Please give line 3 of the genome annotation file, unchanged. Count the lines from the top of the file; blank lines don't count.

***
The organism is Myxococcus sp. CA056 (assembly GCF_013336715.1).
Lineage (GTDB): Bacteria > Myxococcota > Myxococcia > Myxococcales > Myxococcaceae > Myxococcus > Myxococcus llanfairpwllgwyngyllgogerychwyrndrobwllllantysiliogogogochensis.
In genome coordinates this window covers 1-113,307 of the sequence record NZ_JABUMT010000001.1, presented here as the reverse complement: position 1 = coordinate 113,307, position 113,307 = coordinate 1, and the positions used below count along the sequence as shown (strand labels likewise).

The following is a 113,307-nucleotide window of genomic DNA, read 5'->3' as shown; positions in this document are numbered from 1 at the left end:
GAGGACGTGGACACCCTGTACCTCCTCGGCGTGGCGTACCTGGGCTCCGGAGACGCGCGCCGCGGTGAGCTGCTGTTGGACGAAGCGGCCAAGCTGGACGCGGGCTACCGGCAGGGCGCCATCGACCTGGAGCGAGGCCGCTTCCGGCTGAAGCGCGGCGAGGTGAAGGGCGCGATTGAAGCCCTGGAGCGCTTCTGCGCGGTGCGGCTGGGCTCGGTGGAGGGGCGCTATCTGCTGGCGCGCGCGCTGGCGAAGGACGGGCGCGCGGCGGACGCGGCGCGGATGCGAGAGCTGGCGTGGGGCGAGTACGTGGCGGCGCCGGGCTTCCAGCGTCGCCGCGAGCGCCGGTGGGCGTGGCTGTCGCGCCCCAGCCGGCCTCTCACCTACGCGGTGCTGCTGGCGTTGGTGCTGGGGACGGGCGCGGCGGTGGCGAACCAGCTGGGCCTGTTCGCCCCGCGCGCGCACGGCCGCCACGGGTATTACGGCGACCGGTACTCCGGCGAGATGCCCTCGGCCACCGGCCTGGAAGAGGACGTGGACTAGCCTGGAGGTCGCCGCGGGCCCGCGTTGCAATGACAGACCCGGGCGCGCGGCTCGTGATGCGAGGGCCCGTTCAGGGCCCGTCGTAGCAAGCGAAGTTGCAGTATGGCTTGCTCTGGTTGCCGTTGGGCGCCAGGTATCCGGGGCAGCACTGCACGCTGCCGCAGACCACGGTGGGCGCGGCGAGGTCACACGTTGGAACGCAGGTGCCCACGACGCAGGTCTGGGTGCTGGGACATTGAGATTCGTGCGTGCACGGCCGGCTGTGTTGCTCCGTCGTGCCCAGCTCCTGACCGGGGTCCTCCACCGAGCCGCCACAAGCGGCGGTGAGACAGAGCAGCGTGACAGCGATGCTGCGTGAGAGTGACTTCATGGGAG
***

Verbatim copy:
In genome coordinates this window covers 1-113,307 of the sequence record NZ_JABUMT010000001.1, presented here as the reverse complement: position 1 = coordinate 113,307, position 113,307 = coordinate 1, and the positions used below count along the sequence as shown (strand labels likewise).